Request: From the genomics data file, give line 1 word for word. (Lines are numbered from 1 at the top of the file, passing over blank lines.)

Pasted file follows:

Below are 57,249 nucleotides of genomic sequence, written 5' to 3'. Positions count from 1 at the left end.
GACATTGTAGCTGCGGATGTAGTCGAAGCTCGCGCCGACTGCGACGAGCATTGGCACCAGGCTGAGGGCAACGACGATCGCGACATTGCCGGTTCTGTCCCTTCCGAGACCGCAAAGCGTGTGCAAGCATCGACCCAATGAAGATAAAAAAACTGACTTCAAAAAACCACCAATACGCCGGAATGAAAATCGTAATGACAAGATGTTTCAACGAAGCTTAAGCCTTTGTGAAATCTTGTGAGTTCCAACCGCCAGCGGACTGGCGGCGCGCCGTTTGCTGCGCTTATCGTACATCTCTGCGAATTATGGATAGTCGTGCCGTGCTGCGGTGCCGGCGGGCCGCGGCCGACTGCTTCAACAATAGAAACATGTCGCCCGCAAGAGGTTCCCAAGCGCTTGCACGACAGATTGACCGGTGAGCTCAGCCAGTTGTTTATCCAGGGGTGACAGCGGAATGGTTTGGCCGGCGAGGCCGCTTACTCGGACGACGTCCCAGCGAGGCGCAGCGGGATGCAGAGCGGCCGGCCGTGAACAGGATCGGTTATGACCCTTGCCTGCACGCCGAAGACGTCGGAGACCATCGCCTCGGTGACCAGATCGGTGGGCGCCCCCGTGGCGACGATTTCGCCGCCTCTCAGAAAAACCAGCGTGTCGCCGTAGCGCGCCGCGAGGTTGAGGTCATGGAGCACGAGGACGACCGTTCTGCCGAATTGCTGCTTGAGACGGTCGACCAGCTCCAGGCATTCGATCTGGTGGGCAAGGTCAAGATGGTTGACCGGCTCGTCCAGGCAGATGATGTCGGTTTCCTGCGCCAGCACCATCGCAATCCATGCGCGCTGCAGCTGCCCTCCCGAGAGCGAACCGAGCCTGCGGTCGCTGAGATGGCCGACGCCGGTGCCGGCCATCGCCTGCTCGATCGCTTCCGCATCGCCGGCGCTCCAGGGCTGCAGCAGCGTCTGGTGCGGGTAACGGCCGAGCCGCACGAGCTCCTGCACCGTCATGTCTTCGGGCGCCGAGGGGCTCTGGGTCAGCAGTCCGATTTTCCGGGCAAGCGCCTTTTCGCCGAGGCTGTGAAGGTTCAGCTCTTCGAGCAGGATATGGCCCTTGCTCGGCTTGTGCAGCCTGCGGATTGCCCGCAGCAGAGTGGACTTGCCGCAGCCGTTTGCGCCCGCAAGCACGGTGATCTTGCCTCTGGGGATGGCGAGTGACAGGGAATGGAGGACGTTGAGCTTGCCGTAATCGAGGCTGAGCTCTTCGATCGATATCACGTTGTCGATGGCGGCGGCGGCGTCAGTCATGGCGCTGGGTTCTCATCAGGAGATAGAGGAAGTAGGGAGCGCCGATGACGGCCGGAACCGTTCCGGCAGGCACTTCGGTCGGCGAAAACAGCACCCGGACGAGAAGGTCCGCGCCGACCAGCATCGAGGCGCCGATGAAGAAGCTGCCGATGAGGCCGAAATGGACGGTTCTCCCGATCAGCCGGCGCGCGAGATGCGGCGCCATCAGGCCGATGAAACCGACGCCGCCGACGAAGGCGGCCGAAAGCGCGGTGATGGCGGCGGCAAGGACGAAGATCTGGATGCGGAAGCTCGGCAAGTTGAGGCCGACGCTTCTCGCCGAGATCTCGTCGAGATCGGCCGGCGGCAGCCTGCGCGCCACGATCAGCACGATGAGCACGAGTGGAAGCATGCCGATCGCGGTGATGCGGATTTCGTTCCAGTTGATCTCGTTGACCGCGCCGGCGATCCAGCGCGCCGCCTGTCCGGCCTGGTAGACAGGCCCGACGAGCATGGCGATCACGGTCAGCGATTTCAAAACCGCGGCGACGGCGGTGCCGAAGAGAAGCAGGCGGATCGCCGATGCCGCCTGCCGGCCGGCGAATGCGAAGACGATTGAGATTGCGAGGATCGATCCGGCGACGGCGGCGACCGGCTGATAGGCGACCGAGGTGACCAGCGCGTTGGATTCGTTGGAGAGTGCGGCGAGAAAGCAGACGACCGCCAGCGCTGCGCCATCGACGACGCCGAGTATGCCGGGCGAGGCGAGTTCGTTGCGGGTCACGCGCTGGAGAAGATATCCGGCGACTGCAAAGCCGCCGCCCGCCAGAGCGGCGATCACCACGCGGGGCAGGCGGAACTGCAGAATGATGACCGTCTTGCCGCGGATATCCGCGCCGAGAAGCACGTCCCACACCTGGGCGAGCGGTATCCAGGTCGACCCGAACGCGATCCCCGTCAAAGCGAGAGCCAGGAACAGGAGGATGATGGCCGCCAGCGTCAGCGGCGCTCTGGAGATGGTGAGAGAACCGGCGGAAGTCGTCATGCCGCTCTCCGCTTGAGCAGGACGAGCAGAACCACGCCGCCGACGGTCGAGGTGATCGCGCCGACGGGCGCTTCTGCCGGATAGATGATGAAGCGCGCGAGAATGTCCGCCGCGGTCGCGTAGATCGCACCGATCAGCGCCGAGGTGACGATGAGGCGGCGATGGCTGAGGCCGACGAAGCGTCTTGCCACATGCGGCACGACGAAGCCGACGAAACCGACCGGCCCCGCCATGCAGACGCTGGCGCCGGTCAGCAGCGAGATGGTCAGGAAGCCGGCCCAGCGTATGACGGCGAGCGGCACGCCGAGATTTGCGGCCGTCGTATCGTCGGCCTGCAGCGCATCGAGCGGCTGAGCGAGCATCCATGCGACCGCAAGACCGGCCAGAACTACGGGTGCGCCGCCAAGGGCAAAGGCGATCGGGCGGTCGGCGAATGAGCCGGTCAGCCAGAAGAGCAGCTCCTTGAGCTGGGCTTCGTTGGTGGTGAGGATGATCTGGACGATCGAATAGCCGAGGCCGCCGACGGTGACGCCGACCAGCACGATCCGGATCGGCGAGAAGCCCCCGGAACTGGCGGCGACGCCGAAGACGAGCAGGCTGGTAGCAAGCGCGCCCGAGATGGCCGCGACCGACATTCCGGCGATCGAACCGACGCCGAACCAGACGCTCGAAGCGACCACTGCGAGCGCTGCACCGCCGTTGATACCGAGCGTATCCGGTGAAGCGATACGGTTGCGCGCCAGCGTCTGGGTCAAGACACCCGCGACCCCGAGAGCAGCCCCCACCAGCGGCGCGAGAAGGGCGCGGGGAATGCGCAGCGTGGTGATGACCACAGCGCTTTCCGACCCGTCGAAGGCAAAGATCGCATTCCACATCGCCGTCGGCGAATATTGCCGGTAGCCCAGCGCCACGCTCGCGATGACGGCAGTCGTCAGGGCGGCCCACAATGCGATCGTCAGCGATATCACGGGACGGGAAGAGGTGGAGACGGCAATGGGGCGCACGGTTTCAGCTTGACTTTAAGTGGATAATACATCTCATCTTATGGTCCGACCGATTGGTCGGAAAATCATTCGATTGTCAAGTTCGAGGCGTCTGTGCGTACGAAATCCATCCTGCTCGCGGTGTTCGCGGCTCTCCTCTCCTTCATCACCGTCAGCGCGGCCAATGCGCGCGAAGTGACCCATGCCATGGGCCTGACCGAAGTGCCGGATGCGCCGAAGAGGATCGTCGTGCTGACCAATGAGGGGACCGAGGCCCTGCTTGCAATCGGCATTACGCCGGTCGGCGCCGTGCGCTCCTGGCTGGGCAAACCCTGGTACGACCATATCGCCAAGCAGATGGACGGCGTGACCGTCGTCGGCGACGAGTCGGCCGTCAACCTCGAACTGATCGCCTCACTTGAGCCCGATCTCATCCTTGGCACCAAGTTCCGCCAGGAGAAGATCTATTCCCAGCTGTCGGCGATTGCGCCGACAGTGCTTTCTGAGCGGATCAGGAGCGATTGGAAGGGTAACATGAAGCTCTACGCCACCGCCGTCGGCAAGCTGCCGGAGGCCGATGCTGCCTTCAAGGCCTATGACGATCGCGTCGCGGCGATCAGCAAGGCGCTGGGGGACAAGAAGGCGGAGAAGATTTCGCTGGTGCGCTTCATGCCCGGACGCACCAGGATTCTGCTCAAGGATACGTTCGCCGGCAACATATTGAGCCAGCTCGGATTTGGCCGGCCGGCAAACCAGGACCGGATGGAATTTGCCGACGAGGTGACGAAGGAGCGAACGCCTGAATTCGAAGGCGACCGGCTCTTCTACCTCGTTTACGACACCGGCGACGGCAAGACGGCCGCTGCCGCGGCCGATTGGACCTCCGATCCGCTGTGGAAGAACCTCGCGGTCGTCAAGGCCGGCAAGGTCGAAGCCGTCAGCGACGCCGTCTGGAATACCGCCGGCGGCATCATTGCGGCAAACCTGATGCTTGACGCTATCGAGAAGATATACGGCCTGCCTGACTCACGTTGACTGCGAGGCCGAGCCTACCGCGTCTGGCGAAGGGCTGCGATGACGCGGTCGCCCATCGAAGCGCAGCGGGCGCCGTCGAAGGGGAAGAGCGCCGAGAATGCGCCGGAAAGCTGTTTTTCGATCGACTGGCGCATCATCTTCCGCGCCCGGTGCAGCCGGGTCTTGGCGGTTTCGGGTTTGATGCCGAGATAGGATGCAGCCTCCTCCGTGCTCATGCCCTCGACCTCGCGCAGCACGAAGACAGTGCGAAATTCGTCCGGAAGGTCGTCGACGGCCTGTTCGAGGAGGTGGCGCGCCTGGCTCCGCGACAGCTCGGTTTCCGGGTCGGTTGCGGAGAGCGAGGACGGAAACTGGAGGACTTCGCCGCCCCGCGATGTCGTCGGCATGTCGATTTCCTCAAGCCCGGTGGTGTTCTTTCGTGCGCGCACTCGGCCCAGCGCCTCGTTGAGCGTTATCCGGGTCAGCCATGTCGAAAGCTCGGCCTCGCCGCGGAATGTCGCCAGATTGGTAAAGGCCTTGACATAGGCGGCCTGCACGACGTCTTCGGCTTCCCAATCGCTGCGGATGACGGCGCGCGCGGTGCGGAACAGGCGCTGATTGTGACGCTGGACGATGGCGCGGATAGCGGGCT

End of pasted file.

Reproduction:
Below are 57,249 nucleotides of genomic sequence, written 5' to 3'. Positions count from 1 at the left end.